to take notes, get second opinions or referrals. Good trainers will always have the best interests of
the dog as their first priority, meaning that they will acknowledge if they may not possess the
required skill set for a specific situation and consequently they should be able to make the relevant
referral. Criticism is sometimes part of dog training, but only if it's constructive and accompanied by
explanation and further learning. A good trainer may request to discuss histories of training
procedures and enter into constructive dialogue with previous trainers. There is no place for egos in
How to choose from the many dog trainers out there
All good dog trainers...
"Motivation is the heart and soul of dog training. Finding what motivates any given dog and the
optimum level to use, is the secret of achieving high levels of training." - N.D.T.F
The motivational matrix (fig.1) displays the 4 quadrants of motivation and the relative
associations of each. As we can see, 'reinforcement' is the termed used for a stimulus which
strengthens behaviour whilst 'punishment' is the term used for something that weakens a
behaviour. Each of these reinforcing or weakening outcomes can be a result of adding (+) a
stimulus (eg. praise or correction) or the result of removing (-) a stimulus (eg. removal of
restraint/pressure or removal of freedom).
Modern dog training has progressed from days of old and now places a greater emphasis on
the INDUCIVE diagonal as opposed to the COMPULSIVE diagonal (fig.1). However, it's
important to note that you can't have one without the other. The motivational matrix is a
representation of life on earth itself, life which functions as a direct result of the existence of all 4
Which Dog Training Approach?
The National Dog Trainers Federation (NDTF) is Australia’s only
government-approved provider for professional canine trainers. We offer a
nationally recognised Certificate III in Dog Behaviour and Training.
The NDTF was established in 1993 to serve as a representative and educational
organisation for Australians involved in the professional dog training industry. By
bringing our members together, the NDTF opens up channels of communication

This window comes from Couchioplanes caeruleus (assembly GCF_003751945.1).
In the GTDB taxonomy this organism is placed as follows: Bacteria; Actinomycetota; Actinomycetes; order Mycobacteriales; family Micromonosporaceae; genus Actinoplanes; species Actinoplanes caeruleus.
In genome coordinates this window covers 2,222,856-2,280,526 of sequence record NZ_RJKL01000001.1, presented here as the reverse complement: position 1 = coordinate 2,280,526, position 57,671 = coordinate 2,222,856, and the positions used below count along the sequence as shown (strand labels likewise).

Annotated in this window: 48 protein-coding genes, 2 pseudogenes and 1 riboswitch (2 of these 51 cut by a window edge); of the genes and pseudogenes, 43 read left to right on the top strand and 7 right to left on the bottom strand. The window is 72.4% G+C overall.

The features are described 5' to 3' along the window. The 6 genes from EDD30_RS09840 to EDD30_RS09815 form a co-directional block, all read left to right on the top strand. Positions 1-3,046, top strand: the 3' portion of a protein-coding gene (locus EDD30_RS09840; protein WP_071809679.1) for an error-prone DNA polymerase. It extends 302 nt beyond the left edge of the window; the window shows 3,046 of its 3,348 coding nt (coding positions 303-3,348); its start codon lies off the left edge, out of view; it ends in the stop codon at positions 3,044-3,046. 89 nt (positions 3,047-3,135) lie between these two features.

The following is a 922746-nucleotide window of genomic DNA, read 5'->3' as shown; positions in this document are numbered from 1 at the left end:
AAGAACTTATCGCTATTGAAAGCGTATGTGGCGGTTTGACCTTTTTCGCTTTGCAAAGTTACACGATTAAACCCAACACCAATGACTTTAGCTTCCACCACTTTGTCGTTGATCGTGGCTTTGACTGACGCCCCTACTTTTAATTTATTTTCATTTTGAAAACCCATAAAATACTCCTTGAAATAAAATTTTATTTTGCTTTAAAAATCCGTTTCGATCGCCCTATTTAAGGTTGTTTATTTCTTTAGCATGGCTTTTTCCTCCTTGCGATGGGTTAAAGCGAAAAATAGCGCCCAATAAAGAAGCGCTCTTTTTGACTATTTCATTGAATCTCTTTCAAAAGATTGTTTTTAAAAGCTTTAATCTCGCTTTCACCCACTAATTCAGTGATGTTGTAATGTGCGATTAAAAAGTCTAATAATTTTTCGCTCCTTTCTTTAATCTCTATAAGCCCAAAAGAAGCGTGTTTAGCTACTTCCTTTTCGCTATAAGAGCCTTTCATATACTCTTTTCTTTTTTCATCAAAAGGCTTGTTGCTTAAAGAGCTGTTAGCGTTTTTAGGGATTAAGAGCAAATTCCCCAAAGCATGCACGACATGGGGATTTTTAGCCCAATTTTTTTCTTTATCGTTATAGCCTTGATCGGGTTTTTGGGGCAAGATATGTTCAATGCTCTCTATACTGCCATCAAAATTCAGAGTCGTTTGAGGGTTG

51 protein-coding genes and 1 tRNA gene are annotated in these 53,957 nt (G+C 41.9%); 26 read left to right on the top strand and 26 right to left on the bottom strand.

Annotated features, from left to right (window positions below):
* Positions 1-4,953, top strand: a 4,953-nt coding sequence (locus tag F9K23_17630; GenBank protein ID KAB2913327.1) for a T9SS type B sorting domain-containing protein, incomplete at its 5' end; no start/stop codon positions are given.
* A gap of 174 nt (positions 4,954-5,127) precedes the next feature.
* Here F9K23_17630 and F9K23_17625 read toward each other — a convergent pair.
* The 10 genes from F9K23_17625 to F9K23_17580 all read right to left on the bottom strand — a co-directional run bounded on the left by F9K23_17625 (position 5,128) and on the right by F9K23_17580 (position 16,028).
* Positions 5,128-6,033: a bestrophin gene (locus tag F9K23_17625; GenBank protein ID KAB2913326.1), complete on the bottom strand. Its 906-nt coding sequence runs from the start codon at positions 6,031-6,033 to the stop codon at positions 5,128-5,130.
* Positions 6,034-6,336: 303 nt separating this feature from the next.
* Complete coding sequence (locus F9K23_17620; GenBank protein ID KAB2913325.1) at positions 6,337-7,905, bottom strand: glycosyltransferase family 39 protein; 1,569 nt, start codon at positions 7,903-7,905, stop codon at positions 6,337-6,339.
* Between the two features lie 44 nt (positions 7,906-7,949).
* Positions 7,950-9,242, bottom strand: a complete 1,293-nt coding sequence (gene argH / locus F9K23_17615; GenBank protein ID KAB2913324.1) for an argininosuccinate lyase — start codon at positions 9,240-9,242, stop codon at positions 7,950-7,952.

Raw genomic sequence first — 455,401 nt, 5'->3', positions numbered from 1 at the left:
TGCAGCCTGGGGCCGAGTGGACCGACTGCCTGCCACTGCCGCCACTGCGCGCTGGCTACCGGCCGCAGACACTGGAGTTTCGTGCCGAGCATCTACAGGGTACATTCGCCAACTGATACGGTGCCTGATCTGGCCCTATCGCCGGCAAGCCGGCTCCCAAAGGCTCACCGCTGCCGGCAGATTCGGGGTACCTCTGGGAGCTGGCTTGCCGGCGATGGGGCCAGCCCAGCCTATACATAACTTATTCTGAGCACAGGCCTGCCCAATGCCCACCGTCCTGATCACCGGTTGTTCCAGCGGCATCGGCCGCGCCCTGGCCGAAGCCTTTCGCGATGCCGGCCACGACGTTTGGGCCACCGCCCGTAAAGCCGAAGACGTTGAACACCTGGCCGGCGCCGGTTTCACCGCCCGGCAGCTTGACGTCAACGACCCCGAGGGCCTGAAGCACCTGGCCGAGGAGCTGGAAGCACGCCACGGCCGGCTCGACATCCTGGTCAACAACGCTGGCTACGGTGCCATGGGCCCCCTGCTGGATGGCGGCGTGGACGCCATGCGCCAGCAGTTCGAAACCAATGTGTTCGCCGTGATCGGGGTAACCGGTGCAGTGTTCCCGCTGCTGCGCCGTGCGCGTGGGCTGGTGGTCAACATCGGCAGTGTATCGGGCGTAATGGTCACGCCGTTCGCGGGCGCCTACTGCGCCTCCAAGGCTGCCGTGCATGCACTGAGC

and mutual support for all Australian dog trainers. We also promote ongoing
education with professional dog training courses for Australia.
So, back to the question, which dog training approach? The answer should be a considered
combination of all 4 quadrants, and the 'art' of a good trainer is the application of the right teaching
technique and environment, using the right quadrant at the right intensity, at the right time. Just as it
would be extremely rare to achieve unwavering reliability or "perfection" through purely + Reinforcement
methods, inversely, a dog trained through purely + Punishment methods will come with a set of problems
such as avoidance and lack of motivation.
If Gordon had to use a 'label' to describe himself it would be that he considers himself a 'balanced'
trainer. It's not that a 'balanced' trainer places 25% of their techniques into each quadrant, quite the
contrary. It's simply that the 'balanced' trainer will consider the measured application of either one of
the 4 quadrants at any particular moment in time and weigh up their selection on a case by case basis.
"The dog will tell you what to do." - Boyd Hooper.
Remain open minded, never rely
on a 'one size fits all' approach to
Use a 'balanced approach'
acquired from a science based
Figure 1. Motivational Matrix
Selecting a dog trainer
"Everybody wants loyalty,
consistency and somebody
who just won't quit, but
everybody forgets that to get
the person, you have to be
'Understanding your dog and knowing how to control him, develop his potentials, and resolve behaviour problems, emotional conflicts and frustrations are no less essential than love and respect.' - Michael W. Fox
Always give the dog the tools